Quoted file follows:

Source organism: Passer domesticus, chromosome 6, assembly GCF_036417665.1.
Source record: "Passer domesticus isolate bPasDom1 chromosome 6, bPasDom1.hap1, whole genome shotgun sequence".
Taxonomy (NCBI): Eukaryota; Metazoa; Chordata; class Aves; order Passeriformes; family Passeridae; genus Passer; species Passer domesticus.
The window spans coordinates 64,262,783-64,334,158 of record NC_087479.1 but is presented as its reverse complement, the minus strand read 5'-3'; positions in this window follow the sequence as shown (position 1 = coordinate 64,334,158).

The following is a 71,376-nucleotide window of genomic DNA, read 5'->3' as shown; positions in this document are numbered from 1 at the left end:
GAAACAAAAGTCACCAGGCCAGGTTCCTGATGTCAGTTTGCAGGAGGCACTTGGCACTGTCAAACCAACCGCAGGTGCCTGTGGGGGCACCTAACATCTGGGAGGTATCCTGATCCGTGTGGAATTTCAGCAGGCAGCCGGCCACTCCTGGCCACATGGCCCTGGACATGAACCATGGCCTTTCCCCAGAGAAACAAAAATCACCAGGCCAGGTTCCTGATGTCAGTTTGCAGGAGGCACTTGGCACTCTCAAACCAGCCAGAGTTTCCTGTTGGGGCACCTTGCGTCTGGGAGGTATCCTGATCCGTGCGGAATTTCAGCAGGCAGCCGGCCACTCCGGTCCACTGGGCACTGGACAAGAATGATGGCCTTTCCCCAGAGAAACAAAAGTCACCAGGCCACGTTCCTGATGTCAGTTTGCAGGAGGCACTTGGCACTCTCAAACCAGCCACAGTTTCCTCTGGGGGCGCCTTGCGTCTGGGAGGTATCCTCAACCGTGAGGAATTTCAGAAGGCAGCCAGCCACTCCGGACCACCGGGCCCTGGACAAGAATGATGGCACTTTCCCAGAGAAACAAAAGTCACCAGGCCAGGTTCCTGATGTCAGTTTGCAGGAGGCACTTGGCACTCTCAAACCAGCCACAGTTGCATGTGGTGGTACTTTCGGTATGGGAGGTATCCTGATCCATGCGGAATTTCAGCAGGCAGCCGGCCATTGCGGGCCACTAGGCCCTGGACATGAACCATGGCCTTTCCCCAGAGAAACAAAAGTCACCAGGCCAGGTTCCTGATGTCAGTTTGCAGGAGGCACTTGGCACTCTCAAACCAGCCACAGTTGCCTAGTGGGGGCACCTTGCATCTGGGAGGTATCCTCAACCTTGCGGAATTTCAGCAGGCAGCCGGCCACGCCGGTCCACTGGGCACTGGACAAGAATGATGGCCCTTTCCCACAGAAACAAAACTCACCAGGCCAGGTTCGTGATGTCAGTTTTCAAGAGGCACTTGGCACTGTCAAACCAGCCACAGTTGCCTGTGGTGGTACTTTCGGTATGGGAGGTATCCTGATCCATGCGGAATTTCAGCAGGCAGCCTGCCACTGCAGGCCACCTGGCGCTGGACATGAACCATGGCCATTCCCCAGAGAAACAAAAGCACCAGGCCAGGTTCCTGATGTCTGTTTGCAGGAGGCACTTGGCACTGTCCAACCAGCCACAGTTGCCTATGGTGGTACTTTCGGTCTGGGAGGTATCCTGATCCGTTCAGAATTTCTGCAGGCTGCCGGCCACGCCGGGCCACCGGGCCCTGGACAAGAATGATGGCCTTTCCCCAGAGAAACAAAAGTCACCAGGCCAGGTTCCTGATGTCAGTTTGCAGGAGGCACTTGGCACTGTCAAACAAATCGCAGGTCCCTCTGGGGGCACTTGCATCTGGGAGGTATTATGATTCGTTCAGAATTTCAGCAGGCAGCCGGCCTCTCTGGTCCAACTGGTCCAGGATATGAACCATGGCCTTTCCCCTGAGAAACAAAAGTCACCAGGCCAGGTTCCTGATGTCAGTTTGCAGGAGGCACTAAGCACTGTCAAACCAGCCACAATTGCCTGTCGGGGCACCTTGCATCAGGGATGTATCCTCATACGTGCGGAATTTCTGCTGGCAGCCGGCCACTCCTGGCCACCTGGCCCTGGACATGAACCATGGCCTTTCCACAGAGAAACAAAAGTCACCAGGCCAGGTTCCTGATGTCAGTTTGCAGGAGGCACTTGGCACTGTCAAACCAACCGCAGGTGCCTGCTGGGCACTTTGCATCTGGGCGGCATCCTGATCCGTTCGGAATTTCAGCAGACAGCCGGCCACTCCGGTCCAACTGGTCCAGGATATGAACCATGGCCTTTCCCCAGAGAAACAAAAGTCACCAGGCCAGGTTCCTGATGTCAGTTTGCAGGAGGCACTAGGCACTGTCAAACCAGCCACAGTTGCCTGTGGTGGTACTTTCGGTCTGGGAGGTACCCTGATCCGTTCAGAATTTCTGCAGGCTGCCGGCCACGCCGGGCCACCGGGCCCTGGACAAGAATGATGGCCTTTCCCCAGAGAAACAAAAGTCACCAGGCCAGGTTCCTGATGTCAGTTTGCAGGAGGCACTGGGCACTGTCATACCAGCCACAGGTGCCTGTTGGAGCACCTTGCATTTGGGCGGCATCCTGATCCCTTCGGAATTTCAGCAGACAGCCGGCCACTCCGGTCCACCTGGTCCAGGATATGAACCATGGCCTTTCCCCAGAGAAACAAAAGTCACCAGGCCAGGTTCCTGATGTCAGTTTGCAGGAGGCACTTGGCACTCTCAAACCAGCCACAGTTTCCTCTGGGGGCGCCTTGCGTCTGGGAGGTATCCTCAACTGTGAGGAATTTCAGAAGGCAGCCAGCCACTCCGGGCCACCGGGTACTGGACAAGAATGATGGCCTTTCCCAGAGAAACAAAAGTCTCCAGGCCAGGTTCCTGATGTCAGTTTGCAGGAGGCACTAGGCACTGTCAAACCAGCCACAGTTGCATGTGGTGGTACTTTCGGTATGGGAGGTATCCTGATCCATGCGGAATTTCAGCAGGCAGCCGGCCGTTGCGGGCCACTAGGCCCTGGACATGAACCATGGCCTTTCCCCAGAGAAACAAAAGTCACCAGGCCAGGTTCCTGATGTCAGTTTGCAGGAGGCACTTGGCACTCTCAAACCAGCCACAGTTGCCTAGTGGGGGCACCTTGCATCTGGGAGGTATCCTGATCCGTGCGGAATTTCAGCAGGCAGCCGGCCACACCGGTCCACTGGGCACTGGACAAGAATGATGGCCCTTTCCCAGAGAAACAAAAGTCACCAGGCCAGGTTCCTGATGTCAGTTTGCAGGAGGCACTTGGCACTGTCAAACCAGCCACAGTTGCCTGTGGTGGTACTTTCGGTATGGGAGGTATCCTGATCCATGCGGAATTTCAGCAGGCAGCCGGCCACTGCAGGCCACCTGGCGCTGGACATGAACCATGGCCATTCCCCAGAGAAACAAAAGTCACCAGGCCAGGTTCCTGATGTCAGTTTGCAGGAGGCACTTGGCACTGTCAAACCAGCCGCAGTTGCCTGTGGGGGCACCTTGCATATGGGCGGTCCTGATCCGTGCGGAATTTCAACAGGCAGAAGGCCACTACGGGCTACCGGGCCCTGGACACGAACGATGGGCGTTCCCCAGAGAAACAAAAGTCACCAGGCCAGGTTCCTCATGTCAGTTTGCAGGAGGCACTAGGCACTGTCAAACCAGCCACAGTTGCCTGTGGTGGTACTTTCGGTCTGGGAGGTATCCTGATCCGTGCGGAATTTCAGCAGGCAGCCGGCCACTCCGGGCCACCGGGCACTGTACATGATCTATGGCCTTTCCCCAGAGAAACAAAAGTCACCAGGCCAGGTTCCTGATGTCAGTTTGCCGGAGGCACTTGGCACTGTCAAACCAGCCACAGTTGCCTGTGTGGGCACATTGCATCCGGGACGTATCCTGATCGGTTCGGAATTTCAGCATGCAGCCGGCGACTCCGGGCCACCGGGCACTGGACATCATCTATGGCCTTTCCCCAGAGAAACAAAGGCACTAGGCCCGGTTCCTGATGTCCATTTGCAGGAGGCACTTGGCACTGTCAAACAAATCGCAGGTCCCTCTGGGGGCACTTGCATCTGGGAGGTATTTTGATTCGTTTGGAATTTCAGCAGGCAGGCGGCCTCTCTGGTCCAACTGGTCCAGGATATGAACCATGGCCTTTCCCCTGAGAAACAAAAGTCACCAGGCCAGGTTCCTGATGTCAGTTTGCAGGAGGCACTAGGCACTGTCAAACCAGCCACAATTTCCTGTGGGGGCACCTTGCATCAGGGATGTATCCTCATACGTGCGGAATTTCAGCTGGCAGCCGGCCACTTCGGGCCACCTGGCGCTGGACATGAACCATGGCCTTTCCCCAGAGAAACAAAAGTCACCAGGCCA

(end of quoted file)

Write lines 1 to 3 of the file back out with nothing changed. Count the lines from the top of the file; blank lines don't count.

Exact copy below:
Source organism: Passer domesticus, chromosome 6, assembly GCF_036417665.1.
Source record: "Passer domesticus isolate bPasDom1 chromosome 6, bPasDom1.hap1, whole genome shotgun sequence".
Taxonomy (NCBI): Eukaryota; Metazoa; Chordata; class Aves; order Passeriformes; family Passeridae; genus Passer; species Passer domesticus.